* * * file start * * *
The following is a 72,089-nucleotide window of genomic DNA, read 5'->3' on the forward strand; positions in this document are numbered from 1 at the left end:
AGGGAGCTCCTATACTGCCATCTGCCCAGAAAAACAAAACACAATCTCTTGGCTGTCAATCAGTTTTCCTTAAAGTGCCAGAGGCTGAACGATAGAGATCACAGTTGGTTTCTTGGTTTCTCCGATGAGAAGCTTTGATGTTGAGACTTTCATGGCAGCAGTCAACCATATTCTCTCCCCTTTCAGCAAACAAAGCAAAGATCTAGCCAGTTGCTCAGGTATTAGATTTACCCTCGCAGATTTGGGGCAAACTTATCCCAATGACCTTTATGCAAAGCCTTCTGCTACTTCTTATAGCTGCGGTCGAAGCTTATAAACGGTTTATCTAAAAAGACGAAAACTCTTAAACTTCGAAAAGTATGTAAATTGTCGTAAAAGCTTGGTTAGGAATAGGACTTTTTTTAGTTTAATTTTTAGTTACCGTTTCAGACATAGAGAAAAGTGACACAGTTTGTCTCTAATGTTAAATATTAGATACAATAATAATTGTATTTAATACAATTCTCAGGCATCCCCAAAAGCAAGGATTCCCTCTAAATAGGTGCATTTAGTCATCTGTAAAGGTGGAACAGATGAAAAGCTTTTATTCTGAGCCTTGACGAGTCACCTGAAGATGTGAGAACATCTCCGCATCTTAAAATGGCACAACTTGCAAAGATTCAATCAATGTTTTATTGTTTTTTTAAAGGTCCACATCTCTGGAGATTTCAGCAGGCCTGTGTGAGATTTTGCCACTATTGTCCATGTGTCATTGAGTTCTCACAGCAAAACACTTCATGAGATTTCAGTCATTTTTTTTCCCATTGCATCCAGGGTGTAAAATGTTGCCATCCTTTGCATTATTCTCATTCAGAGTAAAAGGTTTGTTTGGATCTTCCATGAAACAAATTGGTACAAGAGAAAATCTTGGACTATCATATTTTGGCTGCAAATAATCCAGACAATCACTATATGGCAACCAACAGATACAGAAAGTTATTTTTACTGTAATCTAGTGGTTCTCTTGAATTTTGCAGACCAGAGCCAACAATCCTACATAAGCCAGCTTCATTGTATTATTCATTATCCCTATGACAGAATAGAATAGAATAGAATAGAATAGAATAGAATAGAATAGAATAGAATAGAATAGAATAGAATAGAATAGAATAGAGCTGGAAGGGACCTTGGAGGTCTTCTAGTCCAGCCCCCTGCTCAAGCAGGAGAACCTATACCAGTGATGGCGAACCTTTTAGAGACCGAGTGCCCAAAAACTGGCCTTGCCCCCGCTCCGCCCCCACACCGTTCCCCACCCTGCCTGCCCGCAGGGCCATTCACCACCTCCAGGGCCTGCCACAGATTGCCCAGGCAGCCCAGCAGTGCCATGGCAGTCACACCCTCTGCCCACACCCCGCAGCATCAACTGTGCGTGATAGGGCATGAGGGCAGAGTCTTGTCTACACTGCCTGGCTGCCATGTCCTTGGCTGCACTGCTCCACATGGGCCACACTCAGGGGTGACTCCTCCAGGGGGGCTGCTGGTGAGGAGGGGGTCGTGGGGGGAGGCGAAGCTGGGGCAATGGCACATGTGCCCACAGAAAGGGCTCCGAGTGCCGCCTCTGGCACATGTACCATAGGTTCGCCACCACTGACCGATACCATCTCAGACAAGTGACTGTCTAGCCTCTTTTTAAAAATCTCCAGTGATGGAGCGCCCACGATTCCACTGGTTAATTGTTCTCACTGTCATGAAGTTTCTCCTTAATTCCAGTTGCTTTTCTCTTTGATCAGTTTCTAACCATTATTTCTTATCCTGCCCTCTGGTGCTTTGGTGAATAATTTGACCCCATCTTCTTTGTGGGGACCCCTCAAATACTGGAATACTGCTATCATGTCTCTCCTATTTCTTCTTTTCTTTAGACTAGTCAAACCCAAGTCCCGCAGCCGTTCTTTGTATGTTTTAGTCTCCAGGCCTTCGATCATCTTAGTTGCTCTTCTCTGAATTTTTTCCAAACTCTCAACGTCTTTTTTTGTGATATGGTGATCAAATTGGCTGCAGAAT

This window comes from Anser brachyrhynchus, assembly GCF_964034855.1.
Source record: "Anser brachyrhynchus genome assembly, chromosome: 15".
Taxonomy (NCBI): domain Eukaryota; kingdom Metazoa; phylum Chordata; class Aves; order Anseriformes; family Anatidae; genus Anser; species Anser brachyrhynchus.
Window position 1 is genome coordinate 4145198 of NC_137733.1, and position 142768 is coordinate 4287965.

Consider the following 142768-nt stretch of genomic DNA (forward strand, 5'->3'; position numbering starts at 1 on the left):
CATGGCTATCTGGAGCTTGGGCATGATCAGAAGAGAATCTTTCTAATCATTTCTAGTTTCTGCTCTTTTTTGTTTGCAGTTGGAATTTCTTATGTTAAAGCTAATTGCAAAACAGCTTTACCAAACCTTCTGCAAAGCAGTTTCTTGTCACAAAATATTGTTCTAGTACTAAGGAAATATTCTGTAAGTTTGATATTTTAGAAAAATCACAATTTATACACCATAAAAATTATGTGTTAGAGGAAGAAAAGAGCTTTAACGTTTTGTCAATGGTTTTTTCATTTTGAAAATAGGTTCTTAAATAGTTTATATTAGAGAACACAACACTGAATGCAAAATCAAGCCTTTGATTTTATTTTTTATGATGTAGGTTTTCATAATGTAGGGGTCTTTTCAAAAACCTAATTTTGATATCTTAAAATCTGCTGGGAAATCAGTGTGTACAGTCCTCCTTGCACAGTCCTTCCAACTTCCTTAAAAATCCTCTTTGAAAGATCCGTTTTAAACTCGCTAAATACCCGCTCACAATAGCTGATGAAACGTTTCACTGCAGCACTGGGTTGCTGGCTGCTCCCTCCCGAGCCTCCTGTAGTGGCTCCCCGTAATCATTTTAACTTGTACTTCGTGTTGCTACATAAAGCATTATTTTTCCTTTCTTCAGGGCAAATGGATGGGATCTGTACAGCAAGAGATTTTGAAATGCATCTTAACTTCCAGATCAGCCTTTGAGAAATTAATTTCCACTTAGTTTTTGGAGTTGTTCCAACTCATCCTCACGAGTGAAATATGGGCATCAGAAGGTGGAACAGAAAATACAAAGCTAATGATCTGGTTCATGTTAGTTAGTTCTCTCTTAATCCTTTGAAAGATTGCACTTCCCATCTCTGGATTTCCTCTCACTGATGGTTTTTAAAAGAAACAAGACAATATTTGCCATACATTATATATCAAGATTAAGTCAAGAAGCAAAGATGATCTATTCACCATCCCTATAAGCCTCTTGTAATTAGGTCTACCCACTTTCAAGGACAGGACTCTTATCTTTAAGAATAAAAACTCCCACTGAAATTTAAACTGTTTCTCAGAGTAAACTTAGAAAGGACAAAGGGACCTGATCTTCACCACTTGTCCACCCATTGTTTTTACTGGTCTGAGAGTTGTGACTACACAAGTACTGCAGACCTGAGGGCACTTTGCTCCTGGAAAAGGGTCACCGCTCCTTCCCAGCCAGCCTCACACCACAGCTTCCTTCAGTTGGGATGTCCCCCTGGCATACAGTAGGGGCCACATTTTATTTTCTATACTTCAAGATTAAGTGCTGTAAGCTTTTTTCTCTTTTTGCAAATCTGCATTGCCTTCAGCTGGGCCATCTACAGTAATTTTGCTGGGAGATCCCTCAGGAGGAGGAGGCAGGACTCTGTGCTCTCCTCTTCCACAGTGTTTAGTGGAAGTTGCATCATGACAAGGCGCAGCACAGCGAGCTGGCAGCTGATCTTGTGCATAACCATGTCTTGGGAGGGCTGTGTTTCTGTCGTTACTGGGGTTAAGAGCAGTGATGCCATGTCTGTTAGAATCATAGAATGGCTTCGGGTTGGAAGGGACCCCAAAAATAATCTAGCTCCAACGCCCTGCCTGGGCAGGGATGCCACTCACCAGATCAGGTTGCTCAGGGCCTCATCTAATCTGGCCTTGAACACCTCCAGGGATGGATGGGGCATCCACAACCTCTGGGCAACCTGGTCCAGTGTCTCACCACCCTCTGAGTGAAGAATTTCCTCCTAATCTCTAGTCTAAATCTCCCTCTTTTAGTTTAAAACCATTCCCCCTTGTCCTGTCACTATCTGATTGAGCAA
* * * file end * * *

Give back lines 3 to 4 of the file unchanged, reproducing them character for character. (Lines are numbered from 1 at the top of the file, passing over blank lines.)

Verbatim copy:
This window comes from Anser brachyrhynchus, assembly GCF_964034855.1.
Source record: "Anser brachyrhynchus genome assembly, chromosome: 15".